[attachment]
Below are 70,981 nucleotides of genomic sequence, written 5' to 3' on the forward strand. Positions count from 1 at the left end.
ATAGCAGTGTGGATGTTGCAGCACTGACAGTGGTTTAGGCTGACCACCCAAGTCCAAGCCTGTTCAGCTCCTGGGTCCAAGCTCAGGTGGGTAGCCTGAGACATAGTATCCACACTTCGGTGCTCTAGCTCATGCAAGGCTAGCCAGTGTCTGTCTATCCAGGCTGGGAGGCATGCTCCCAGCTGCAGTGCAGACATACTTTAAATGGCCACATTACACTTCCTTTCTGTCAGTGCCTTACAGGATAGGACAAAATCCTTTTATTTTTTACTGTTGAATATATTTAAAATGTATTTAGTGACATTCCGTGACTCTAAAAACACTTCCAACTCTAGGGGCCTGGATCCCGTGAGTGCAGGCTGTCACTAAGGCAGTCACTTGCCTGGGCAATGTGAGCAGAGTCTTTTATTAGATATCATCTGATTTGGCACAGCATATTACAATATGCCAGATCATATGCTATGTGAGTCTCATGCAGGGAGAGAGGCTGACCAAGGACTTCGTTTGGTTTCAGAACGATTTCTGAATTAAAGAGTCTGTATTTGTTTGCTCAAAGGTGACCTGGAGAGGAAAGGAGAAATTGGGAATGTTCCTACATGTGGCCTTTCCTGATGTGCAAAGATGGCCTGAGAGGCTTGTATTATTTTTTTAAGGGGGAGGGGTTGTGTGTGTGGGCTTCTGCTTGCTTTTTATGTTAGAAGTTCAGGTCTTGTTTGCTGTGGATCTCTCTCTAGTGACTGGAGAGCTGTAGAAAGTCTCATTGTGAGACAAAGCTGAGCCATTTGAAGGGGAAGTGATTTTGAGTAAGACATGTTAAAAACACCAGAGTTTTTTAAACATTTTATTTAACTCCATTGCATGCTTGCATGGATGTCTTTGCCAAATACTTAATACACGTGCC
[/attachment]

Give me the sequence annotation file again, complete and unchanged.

Below are 70,981 nucleotides of genomic sequence, written 5' to 3' on the forward strand. Positions count from 1 at the left end.
ATAGCAGTGTGGATGTTGCAGCACTGACAGTGGTTTAGGCTGACCACCCAAGTCCAAGCCTGTTCAGCTCCTGGGTCCAAGCTCAGGTGGGTAGCCTGAGACATAGTATCCACACTTCGGTGCTCTAGCTCATGCAAGGCTAGCCAGTGTCTGTCTATCCAGGCTGGGAGGCATGCTCCCAGCTGCAGTGCAGACATACTTTAAATGGCCACATTACACTTCCTTTCTGTCAGTGCCTTACAGGATAGGACAAAATCCTTTTATTTTTTACTGTTGAATATATTTAAAATGTATTTAGTGACATTCCGTGACTCTAAAAACACTTCCAACTCTAGGGGCCTGGATCCCGTGAGTGCAGGCTGTCACTAAGGCAGTCACTTGCCTGGGCAATGTGAGCAGAGTCTTTTATTAGATATCATCTGATTTGGCACAGCATATTACAATATGCCAGATCATATGCTATGTGAGTCTCATGCAGGGAGAGAGGCTGACCAAGGACTTCGTTTGGTTTCAGAACGATTTCTGAATTAAAGAGTCTGTATTTGTTTGCTCAAAGGTGACCTGGAGAGGAAAGGAGAAATTGGGAATGTTCCTACATGTGGCCTTTCCTGATGTGCAAAGATGGCCTGAGAGGCTTGTATTATTTTTTTAAGGGGGAGGGGTTGTGTGTGTGGGCTTCTGCTTGCTTTTTATGTTAGAAGTTCAGGTCTTGTTTGCTGTGGATCTCTCTCTAGTGACTGGAGAGCTGTAGAAAGTCTCATTGTGAGACAAAGCTGAGCCATTTGAAGGGGAAGTGATTTTGAGTAAGACATGTTAAAAACACCAGAGTTTTTTAAACATTTTATTTAACTCCATTGCATGCTTGCATGGATGTCTTTGCCAAATACTTAATACACGTGCC